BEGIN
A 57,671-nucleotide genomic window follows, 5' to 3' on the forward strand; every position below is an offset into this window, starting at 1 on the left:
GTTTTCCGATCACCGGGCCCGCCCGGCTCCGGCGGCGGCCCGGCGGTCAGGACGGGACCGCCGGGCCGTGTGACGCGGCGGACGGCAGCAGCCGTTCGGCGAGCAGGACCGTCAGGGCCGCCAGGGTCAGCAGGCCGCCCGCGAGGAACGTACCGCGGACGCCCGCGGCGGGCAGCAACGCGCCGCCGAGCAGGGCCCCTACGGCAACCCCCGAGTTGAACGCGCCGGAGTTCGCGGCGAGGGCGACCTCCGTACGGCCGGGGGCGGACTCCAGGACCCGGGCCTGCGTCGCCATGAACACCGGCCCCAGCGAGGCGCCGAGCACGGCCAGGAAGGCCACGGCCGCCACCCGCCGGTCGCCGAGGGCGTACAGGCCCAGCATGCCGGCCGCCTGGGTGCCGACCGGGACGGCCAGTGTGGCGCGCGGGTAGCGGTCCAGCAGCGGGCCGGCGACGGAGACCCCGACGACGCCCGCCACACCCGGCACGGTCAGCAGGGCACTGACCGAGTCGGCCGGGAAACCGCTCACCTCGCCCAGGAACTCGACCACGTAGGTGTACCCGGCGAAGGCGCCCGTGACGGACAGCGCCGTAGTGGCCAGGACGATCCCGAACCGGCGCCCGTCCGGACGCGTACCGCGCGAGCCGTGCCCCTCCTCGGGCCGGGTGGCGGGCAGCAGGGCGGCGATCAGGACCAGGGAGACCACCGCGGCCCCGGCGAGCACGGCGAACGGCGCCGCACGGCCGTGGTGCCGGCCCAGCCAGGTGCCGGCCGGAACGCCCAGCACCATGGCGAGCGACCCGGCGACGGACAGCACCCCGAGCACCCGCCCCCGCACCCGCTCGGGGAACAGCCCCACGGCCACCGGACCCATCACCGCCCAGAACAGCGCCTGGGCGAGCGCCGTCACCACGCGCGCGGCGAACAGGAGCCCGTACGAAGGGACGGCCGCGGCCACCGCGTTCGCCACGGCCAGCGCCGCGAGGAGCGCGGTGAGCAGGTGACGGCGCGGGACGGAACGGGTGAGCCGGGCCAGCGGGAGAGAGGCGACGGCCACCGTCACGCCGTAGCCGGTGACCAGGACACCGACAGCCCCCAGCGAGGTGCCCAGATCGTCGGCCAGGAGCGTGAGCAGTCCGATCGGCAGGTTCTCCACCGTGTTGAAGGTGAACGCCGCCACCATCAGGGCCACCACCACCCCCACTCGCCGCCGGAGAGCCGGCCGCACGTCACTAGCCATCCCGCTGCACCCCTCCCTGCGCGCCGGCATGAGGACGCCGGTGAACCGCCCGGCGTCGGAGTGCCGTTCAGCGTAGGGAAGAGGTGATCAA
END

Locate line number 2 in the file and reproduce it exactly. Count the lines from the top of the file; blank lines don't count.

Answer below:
GTTTTCCGATCACCGGGCCCGCCCGGCTCCGGCGGCGGCCCGGCGGTCAGGACGGGACCGCCGGGCCGTGTGACGCGGCGGACGGCAGCAGCCGTTCGGCGAGCAGGACCGTCAGGGCCGCCAGGGTCAGCAGGCCGCCCGCGAGGAACGTACCGCGGACGCCCGCGGCGGGCAGCAACGCGCCGCCGAGCAGGGCCCCTACGGCAACCCCCGAGTTGAACGCGCCGGAGTTCGCGGCGAGGGCGACCTCCGTACGGCCGGGGGCGGACTCCAGGACCCGGGCCTGCGTCGCCATGAACACCGGCCCCAGCGAGGCGCCGAGCACGGCCAGGAAGGCCACGGCCGCCACCCGCCGGTCGCCGAGGGCGTACAGGCCCAGCATGCCGGCCGCCTGGGTGCCGACCGGGACGGCCAGTGTGGCGCGCGGGTAGCGGTCCAGCAGCGGGCCGGCGACGGAGACCCCGACGACGCCCGCCACACCCGGCACGGTCAGCAGGGCACTGACCGAGTCGGCCGGGAAACCGCTCACCTCGCCCAGGAACTCGACCACGTAGGTGTACCCGGCGAAGGCGCCCGTGACGGACAGCGCCGTAGTGGCCAGGACGATCCCGAACCGGCGCCCGTCCGGACGCGTACCGCGCGAGCCGTGCCCCTCCTCGGGCCGGGTGGCGGGCAGCAGGGCGGCGATCAGGACCAGGGAGACCACCGCGGCCCCGGCGAGCACGGCGAACGGCGCCGCACGGCCGTGGTGCCGGCCCAGCCAGGTGCCGGCCGGAACGCCCAGCACCATGGCGAGCGACCCGGCGACGGACAGCACCCCGAGCACCCGCCCCCGCACCCGCTCGGGGAACAGCCCCACGGCCACCGGACCCATCACCGCCCAGAACAGCGCCTGGGCGAGCGCCGTCACCACGCGCGCGGCGAACAGGAGCCCGTACGAAGGGACGGCCGCGGCCACCGCGTTCGCCACGGCCAGCGCCGCGAGGAGCGCGGTGAGCAGGTGACGGCGCGGGACGGAACGGGTGAGCCGGGCCAGCGGGAGAGAGGCGACGGCCACCGTCACGCCGTAGCCGGTGACCAGGACACCGACAGCCCCCAGCGAGGTGCCCAGATCGTCGGCCAGGAGCGTGAGCAGTCCGATCGGCAGGTTCTCCACCGTGTTGAAGGTGAACGCCGCCACCATCAGGGCCACCACCACCCCCACTCGCCGCCGGAGAGCCGGCCGCACGTCACTAGCCATCCCGCTGCACCCCTCCCTGCGCGCCGGCATGAGGACGCCGGTGAACCGCCCGGCGTCGGAGTGCCGTTCAGCGTAGGGAAGAGGTGATCAA